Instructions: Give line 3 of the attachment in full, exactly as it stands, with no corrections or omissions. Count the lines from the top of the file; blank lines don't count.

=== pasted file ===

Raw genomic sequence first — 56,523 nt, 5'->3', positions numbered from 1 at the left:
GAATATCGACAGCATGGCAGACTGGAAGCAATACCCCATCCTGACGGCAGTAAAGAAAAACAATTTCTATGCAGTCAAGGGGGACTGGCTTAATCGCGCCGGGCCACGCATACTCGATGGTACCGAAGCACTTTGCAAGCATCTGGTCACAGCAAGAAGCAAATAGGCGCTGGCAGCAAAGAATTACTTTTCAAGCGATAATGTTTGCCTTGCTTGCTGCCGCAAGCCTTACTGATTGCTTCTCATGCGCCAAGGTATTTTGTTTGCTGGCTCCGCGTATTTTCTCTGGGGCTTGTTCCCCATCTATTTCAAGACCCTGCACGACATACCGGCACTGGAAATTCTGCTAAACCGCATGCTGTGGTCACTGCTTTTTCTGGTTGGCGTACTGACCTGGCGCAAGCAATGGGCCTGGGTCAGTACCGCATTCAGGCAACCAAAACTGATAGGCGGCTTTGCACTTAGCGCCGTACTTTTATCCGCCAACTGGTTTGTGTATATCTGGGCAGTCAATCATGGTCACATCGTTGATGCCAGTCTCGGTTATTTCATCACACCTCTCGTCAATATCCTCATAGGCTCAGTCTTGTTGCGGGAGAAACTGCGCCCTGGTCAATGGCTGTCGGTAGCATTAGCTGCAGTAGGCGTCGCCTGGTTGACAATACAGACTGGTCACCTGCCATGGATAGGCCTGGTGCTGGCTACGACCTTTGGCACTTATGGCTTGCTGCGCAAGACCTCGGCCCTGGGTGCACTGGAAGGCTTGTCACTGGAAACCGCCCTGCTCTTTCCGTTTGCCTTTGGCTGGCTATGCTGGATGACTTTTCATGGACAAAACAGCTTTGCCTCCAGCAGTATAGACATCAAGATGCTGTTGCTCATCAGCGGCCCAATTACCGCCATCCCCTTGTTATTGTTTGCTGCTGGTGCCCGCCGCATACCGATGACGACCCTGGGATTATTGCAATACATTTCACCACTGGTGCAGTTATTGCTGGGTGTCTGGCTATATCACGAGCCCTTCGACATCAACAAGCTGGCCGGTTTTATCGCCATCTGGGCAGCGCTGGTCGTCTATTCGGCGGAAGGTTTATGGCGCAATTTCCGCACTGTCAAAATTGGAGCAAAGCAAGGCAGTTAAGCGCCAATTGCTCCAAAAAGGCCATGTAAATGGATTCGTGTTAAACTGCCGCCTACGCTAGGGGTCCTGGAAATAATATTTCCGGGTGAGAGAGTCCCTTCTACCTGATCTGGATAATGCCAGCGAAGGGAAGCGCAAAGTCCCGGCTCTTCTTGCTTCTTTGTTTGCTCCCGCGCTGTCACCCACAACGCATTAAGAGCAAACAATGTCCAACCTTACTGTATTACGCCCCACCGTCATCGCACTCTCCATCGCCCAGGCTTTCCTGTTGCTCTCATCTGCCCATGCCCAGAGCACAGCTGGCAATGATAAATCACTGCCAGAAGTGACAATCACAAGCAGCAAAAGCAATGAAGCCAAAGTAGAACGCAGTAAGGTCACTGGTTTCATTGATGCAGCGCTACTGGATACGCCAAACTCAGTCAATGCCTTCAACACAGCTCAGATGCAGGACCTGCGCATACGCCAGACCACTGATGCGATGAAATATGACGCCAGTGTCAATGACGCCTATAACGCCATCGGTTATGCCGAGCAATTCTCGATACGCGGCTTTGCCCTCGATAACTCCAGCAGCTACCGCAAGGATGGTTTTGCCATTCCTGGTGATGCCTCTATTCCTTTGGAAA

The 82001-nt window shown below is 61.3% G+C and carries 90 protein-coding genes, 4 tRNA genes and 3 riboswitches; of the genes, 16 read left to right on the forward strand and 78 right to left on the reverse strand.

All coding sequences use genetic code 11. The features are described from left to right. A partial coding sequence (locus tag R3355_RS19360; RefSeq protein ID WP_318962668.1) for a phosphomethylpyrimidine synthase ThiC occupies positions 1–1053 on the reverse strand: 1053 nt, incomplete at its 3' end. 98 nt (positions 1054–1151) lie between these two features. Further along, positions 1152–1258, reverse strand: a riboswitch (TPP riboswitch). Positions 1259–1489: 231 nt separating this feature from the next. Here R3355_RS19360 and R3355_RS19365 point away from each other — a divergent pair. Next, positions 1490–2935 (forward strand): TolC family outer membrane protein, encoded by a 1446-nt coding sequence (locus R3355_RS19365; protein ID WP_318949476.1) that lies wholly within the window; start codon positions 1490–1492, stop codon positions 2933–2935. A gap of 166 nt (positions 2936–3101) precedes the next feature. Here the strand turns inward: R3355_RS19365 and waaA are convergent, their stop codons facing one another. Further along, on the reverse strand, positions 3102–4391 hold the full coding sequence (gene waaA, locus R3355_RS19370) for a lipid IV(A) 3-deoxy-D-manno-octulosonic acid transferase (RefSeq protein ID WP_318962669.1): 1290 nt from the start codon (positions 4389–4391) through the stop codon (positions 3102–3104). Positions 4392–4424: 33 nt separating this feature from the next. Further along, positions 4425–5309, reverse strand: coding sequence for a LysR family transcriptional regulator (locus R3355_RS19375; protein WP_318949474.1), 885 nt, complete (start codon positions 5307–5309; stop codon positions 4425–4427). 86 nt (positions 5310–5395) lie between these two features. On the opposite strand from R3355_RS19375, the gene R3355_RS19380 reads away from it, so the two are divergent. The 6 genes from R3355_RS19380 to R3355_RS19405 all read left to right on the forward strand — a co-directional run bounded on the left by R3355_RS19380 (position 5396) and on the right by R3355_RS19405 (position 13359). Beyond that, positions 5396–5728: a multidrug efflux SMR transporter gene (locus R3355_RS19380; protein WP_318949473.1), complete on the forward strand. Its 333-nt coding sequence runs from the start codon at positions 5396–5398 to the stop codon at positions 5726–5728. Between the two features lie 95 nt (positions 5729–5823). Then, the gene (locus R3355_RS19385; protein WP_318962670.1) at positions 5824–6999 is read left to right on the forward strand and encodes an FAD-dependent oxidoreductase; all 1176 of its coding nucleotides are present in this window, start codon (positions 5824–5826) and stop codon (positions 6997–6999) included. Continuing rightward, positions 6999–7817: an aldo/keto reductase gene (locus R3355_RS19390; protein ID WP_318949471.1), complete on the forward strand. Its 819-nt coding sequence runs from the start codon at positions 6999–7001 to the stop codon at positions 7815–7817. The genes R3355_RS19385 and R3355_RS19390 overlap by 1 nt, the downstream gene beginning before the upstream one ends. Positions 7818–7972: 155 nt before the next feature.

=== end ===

The 82001-nt window shown below is 61.3% G+C and carries 90 protein-coding genes, 4 tRNA genes and 3 riboswitches; of the genes, 16 read left to right on the forward strand and 78 right to left on the reverse strand.